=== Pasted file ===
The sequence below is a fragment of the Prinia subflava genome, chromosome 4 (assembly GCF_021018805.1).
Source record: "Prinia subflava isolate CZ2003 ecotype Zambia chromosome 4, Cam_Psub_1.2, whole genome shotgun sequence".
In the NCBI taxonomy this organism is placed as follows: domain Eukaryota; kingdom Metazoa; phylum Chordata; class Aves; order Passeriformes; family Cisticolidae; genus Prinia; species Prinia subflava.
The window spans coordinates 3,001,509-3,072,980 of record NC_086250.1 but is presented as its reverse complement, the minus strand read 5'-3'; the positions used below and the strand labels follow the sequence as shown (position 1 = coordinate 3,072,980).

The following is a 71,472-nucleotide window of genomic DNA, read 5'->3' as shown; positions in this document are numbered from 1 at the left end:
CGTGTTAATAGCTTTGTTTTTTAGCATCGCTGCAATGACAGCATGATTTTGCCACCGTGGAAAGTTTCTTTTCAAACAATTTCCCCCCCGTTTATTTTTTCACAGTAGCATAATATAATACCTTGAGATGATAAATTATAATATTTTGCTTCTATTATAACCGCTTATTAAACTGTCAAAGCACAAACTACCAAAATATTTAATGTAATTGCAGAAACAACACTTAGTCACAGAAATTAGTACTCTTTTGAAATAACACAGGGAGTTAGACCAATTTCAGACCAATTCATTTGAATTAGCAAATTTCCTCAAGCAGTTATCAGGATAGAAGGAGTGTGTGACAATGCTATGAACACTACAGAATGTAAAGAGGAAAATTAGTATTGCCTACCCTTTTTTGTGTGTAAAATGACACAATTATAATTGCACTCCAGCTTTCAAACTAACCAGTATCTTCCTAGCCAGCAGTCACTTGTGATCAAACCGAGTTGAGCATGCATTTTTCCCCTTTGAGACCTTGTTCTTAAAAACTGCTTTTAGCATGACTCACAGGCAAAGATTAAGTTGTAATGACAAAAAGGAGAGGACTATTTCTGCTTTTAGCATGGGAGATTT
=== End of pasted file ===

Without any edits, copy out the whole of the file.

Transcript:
The sequence below is a fragment of the Prinia subflava genome, chromosome 4 (assembly GCF_021018805.1).
Source record: "Prinia subflava isolate CZ2003 ecotype Zambia chromosome 4, Cam_Psub_1.2, whole genome shotgun sequence".
In the NCBI taxonomy this organism is placed as follows: domain Eukaryota; kingdom Metazoa; phylum Chordata; class Aves; order Passeriformes; family Cisticolidae; genus Prinia; species Prinia subflava.
The window spans coordinates 3,001,509-3,072,980 of record NC_086250.1 but is presented as its reverse complement, the minus strand read 5'-3'; the positions used below and the strand labels follow the sequence as shown (position 1 = coordinate 3,072,980).

The following is a 71,472-nucleotide window of genomic DNA, read 5'->3' as shown; positions in this document are numbered from 1 at the left end:
CGTGTTAATAGCTTTGTTTTTTAGCATCGCTGCAATGACAGCATGATTTTGCCACCGTGGAAAGTTTCTTTTCAAACAATTTCCCCCCCGTTTATTTTTTCACAGTAGCATAATATAATACCTTGAGATGATAAATTATAATATTTTGCTTCTATTATAACCGCTTATTAAACTGTCAAAGCACAAACTACCAAAATATTTAATGTAATTGCAGAAACAACACTTAGTCACAGAAATTAGTACTCTTTTGAAATAACACAGGGAGTTAGACCAATTTCAGACCAATTCATTTGAATTAGCAAATTTCCTCAAGCAGTTATCAGGATAGAAGGAGTGTGTGACAATGCTATGAACACTACAGAATGTAAAGAGGAAAATTAGTATTGCCTACCCTTTTTTGTGTGTAAAATGACACAATTATAATTGCACTCCAGCTTTCAAACTAACCAGTATCTTCCTAGCCAGCAGTCACTTGTGATCAAACCGAGTTGAGCATGCATTTTTCCCCTTTGAGACCTTGTTCTTAAAAACTGCTTTTAGCATGACTCACAGGCAAAGATTAAGTTGTAATGACAAAAAGGAGAGGACTATTTCTGCTTTTAGCATGGGAGATTT